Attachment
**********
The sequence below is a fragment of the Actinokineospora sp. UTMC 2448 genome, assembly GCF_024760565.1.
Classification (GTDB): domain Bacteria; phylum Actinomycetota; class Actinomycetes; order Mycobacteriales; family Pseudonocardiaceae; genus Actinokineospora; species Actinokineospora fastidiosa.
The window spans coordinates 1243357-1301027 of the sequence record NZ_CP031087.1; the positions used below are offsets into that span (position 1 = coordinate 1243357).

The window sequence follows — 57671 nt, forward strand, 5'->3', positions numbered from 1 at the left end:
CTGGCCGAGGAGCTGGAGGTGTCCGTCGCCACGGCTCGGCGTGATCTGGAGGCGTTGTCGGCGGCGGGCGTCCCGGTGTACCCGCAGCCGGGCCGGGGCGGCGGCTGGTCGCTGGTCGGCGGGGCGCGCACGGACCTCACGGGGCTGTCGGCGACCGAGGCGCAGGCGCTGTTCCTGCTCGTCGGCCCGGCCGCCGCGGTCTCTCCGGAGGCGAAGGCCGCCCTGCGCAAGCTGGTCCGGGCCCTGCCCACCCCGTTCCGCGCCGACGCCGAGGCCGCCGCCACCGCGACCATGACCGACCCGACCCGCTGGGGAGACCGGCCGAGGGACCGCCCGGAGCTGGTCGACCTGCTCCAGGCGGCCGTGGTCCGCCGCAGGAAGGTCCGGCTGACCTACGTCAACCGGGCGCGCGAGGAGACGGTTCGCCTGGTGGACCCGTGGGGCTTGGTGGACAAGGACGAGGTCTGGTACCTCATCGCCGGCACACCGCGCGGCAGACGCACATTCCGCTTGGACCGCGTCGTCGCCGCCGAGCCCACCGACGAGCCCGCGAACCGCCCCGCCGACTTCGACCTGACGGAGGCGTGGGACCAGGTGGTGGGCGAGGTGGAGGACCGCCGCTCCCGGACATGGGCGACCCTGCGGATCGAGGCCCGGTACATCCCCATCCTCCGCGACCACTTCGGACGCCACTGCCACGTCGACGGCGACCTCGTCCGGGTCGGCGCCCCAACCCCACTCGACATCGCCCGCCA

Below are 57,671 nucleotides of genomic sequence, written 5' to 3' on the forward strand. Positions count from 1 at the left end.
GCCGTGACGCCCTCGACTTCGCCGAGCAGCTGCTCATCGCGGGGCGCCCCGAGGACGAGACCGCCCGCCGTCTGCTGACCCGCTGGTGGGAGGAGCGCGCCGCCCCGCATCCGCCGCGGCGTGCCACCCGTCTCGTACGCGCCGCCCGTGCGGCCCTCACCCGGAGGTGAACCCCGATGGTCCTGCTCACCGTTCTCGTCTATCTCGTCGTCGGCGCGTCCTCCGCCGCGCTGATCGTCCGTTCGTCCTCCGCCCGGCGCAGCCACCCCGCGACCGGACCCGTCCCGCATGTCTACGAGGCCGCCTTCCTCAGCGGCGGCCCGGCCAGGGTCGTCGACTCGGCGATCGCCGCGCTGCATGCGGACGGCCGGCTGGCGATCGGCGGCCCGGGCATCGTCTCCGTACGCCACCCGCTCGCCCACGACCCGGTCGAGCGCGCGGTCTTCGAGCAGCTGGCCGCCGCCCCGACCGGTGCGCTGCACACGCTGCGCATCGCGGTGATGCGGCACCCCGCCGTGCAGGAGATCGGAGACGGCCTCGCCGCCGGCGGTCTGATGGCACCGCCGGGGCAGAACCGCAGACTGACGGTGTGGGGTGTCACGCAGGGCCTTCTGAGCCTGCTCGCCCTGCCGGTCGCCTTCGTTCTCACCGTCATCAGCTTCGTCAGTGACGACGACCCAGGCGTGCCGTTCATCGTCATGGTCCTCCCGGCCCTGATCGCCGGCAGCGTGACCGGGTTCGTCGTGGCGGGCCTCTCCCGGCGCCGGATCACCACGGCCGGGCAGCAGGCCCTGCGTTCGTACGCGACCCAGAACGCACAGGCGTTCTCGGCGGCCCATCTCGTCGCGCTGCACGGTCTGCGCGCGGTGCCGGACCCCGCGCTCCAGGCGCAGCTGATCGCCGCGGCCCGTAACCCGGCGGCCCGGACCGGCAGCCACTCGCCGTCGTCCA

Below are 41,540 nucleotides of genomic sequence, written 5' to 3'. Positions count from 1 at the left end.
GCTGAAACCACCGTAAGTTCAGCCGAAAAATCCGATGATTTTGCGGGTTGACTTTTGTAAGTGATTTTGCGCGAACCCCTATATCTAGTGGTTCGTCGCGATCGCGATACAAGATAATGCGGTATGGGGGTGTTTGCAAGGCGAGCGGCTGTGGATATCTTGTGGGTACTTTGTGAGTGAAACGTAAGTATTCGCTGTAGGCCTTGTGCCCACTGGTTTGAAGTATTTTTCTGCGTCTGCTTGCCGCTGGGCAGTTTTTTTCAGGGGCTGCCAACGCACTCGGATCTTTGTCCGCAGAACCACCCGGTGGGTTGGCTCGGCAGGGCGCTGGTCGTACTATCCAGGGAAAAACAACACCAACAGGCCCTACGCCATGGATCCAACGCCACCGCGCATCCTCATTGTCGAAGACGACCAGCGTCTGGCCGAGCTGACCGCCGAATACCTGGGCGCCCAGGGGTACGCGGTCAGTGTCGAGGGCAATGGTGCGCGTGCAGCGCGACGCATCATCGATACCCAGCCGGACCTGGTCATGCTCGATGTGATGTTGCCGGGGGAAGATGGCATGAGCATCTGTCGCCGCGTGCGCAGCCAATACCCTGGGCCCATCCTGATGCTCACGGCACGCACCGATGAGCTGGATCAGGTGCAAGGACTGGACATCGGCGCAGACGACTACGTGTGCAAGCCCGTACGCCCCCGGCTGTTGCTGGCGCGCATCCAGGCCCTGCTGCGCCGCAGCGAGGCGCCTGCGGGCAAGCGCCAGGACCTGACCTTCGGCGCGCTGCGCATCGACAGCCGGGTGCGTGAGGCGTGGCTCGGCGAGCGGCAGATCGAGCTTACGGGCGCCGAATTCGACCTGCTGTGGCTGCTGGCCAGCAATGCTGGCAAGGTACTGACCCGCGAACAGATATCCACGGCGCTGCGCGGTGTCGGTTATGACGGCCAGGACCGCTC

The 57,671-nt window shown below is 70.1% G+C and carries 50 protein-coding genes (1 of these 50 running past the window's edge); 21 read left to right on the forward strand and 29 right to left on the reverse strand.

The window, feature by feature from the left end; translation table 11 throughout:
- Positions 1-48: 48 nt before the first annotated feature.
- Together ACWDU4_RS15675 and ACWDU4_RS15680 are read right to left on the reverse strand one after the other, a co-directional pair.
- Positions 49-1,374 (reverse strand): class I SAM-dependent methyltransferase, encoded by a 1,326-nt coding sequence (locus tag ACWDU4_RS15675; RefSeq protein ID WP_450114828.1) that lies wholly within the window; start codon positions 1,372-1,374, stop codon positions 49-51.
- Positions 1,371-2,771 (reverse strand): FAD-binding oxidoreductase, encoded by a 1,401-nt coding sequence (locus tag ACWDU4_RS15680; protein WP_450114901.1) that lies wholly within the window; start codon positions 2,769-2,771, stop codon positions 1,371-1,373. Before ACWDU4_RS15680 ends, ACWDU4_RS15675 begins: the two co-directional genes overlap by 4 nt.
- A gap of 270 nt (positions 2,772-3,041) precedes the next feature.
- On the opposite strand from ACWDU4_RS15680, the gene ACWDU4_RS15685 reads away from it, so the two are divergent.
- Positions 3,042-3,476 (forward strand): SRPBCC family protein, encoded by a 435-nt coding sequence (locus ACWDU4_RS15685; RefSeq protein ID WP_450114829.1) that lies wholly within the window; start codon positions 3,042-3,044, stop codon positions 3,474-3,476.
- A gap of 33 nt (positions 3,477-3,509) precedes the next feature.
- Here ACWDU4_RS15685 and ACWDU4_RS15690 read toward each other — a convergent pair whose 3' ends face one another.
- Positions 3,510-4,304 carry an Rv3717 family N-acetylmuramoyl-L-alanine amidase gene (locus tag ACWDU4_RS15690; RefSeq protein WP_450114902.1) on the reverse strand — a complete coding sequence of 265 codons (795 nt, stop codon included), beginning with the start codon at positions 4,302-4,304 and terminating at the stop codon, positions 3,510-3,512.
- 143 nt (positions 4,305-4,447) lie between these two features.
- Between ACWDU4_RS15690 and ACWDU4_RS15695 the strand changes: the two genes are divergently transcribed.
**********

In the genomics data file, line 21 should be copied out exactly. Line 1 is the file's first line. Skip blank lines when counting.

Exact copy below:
- Positions 3,510-4,304 carry an Rv3717 family N-acetylmuramoyl-L-alanine amidase gene (locus tag ACWDU4_RS15690; RefSeq protein WP_450114902.1) on the reverse strand — a complete coding sequence of 265 codons (795 nt, stop codon included), beginning with the start codon at positions 4,302-4,304 and terminating at the stop codon, positions 3,510-3,512.